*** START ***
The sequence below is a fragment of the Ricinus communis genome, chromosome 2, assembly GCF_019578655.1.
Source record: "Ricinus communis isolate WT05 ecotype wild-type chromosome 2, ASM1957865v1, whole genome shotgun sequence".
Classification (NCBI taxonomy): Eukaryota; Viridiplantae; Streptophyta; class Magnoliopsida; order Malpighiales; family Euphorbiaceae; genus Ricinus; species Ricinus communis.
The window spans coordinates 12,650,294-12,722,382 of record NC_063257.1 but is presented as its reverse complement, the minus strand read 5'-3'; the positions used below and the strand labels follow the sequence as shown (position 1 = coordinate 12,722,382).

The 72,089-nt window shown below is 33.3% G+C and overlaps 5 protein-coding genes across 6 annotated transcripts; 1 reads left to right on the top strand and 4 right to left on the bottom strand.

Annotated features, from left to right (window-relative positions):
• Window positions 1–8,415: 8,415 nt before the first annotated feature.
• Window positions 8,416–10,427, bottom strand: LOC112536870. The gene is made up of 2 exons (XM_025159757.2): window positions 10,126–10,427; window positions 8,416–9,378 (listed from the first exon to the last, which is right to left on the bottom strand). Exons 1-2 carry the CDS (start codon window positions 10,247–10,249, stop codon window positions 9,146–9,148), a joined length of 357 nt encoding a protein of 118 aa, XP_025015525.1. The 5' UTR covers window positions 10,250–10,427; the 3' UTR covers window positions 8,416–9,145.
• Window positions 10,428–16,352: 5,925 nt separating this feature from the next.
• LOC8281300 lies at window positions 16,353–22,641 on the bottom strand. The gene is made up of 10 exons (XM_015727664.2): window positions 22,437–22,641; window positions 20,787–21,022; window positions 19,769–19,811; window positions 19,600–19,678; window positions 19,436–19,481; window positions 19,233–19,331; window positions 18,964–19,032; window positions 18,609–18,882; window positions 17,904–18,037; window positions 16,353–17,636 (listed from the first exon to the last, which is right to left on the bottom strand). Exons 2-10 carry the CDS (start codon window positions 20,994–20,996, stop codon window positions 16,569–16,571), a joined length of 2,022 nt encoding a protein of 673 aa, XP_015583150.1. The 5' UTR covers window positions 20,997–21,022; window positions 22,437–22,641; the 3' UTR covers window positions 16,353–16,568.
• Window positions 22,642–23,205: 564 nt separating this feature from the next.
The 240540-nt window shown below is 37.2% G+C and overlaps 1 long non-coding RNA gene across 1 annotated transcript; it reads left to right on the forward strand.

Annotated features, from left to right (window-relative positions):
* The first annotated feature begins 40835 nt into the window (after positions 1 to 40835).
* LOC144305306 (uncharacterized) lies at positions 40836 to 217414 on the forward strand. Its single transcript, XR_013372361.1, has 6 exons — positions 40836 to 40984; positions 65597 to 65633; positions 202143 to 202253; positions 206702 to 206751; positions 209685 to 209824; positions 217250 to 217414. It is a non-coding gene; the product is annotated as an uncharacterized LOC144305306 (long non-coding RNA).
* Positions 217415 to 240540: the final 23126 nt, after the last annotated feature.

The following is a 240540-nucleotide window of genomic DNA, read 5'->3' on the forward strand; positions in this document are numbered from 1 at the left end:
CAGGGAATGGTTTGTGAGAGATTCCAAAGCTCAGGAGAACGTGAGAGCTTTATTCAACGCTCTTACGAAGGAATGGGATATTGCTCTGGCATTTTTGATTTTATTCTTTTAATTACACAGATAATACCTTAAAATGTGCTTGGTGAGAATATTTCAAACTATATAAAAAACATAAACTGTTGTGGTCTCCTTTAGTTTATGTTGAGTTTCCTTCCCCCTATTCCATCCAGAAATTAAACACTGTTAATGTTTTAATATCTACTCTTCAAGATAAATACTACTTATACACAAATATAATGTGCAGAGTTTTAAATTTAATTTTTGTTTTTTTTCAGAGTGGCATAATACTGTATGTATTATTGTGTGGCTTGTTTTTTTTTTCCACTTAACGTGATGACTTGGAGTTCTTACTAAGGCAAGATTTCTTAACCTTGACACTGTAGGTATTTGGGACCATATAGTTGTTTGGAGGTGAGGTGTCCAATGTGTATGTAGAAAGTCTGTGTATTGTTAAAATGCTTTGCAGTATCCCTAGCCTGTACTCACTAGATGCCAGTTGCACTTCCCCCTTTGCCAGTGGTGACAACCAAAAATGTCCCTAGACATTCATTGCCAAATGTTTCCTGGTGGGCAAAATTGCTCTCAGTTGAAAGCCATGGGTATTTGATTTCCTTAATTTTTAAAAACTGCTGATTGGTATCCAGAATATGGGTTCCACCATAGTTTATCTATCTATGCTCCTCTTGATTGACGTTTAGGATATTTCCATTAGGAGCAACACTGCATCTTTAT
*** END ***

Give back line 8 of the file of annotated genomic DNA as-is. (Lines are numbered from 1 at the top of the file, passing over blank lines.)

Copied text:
• Window positions 8,416–10,427, bottom strand: LOC112536870. The gene is made up of 2 exons (XM_025159757.2): window positions 10,126–10,427; window positions 8,416–9,378 (listed from the first exon to the last, which is right to left on the bottom strand). Exons 1-2 carry the CDS (start codon window positions 10,247–10,249, stop codon window positions 9,146–9,148), a joined length of 357 nt encoding a protein of 118 aa, XP_025015525.1. The 5' UTR covers window positions 10,250–10,427; the 3' UTR covers window positions 8,416–9,145.